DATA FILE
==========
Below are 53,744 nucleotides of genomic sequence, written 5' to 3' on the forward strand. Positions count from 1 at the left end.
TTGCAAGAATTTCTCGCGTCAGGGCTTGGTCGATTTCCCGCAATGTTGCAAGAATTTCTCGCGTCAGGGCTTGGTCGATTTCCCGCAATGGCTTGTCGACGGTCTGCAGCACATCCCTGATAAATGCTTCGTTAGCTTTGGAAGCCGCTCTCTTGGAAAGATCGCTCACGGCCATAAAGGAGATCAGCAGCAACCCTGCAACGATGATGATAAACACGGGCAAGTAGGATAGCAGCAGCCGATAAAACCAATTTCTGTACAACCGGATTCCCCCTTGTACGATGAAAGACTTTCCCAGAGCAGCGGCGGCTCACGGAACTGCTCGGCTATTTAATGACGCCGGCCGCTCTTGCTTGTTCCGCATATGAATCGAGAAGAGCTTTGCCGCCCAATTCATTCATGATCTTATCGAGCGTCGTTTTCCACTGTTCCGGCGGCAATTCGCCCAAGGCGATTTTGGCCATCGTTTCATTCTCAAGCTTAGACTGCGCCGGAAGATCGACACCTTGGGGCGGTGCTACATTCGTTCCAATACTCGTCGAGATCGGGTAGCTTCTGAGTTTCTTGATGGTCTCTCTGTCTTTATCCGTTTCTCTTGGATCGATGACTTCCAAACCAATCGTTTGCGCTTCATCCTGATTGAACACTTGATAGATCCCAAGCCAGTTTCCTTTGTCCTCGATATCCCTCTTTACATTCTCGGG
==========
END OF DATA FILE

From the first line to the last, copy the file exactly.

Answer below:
Below are 53,744 nucleotides of genomic sequence, written 5' to 3' on the forward strand. Positions count from 1 at the left end.
TTGCAAGAATTTCTCGCGTCAGGGCTTGGTCGATTTCCCGCAATGTTGCAAGAATTTCTCGCGTCAGGGCTTGGTCGATTTCCCGCAATGGCTTGTCGACGGTCTGCAGCACATCCCTGATAAATGCTTCGTTAGCTTTGGAAGCCGCTCTCTTGGAAAGATCGCTCACGGCCATAAAGGAGATCAGCAGCAACCCTGCAACGATGATGATAAACACGGGCAAGTAGGATAGCAGCAGCCGATAAAACCAATTTCTGTACAACCGGATTCCCCCTTGTACGATGAAAGACTTTCCCAGAGCAGCGGCGGCTCACGGAACTGCTCGGCTATTTAATGACGCCGGCCGCTCTTGCTTGTTCCGCATATGAATCGAGAAGAGCTTTGCCGCCCAATTCATTCATGATCTTATCGAGCGTCGTTTTCCACTGTTCCGGCGGCAATTCGCCCAAGGCGATTTTGGCCATCGTTTCATTCTCAAGCTTAGACTGCGCCGGAAGATCGACACCTTGGGGCGGTGCTACATTCGTTCCAATACTCGTCGAGATCGGGTAGCTTCTGAGTTTCTTGATGGTCTCTCTGTCTTTATCCGTTTCTCTTGGATCGATGACTTCCAAACCAATCGTTTGCGCTTCATCCTGATTGAACACTTGATAGATCCCAAGCCAGTTTCCTTTGTCCTCGATATCCCTCTTTACATTCTCGGG